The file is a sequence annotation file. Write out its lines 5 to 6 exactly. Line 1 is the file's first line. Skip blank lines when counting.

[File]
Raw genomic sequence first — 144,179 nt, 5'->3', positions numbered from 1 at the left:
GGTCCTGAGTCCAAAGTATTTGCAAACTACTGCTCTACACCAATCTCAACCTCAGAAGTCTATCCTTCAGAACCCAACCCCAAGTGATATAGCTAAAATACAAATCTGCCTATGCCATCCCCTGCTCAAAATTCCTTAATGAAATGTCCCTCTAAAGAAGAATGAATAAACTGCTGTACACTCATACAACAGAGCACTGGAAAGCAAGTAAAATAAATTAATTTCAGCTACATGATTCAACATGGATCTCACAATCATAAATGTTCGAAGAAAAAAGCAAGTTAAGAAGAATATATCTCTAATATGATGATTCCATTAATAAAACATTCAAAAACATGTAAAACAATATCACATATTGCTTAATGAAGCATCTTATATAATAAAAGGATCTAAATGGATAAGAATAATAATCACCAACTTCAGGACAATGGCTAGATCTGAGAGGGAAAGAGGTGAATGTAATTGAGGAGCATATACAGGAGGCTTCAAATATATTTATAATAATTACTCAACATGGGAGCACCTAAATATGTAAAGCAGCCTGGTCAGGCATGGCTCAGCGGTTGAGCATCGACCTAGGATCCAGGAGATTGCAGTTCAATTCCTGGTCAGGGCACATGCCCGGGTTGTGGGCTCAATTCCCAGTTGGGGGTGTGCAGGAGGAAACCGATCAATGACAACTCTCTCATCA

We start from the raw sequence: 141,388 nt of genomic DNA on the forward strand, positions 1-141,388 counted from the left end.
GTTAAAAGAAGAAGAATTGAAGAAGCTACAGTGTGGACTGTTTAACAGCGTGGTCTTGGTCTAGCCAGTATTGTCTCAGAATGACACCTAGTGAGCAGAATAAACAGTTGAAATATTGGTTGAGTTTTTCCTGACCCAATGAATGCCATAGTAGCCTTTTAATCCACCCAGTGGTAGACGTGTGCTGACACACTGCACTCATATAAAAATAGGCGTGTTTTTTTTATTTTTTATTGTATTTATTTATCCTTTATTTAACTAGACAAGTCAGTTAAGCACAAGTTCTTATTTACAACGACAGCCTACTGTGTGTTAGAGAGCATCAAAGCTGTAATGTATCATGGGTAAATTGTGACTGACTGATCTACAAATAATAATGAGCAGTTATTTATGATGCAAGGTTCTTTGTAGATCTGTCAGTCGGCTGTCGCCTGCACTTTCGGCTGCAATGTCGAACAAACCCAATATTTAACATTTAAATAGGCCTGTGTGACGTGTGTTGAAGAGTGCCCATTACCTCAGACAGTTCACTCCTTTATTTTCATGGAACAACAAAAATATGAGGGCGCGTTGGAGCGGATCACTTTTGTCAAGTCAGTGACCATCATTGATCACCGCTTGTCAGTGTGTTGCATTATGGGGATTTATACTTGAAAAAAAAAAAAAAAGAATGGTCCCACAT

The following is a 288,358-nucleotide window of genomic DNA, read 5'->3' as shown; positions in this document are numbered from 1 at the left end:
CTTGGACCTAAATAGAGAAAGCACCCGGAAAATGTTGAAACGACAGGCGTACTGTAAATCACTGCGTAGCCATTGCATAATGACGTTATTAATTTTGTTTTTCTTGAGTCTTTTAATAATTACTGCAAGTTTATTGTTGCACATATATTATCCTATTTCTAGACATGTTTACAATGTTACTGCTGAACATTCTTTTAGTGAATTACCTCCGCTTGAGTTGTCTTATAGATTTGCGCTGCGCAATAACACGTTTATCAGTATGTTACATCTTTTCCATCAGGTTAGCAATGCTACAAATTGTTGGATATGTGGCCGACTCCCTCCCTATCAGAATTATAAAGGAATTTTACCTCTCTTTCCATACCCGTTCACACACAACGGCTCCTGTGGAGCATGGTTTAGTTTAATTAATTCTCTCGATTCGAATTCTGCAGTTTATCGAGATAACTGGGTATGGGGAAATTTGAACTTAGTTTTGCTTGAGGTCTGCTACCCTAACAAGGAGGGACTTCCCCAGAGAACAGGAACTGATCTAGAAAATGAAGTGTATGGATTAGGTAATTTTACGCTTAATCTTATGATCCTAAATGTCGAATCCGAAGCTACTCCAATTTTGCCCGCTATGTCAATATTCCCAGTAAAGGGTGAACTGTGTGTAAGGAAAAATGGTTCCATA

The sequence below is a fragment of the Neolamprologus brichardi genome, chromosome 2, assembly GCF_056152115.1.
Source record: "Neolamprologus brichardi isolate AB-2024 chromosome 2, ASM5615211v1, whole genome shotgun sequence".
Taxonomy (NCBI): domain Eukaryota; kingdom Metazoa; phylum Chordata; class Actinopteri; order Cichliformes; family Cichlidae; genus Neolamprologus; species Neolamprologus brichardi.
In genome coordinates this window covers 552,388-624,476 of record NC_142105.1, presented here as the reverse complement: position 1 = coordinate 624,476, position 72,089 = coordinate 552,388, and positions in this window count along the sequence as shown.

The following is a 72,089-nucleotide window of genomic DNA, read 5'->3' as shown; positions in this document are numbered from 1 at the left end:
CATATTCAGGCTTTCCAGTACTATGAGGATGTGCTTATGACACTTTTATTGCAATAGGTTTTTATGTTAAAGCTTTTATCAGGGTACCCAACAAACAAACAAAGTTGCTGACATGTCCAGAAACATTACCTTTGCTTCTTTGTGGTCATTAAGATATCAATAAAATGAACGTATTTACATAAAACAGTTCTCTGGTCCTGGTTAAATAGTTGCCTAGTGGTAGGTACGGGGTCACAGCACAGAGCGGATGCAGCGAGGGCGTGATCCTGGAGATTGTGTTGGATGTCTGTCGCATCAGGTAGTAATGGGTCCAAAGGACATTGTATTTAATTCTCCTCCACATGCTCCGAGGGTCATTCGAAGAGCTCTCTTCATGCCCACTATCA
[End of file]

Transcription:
The following is a 288,358-nucleotide window of genomic DNA, read 5'->3' as shown; positions in this document are numbered from 1 at the left end:
CTTGGACCTAAATAGAGAAAGCACCCGGAAAATGTTGAAACGACAGGCGTACTGTAAATCACTGCGTAGCCATTGCATAATGACGTTATTAATTTTGTTTTTCTTGAGTCTTTTAATAATTACTGCAAGTTTATTGTTGCACATATATTATCCTATTTCTAGACATGTTTACAATGTTACTGCTGAACATTCTTTTAGTGAATTACCTCCGCTTGAGTTGTCTTATAGATTTGCGCTGCGCAATAACACGTTTATCAGTATGTTACATCTTTTCCATCAGGTTAGCAATGCTACAAATTGTTGGATATGTGGCCGACTCCCTCCCTATCAGAATTATAAAGGAATTTTACCTCTCTTTCCATACCCGTTCACACACAACGGCTCCTGTGGAGCATGGTTTAGTTTAATTAATTCTCTCGATTCGAATTCTGCAGTTTATCGAGATAACTGGGTATGGGGAAATTTGAACTTAGTTTTGCTTGAGGTCTGCTACCCTAACAAGGAGGGACTTCCCCAGAGAACAGGAACTGATCTAGAAAATGAAGTGTATGGATTAGGTAATTTTACGCTTAATCTTATGATCCTAAATGTCGAATCCGAAGCTACTCCAATTTTGCCCGCTATGTCAATATTCCCAGTAAAGGGTGAACTGTGTGTAAGGAAAAATGGTTCCATA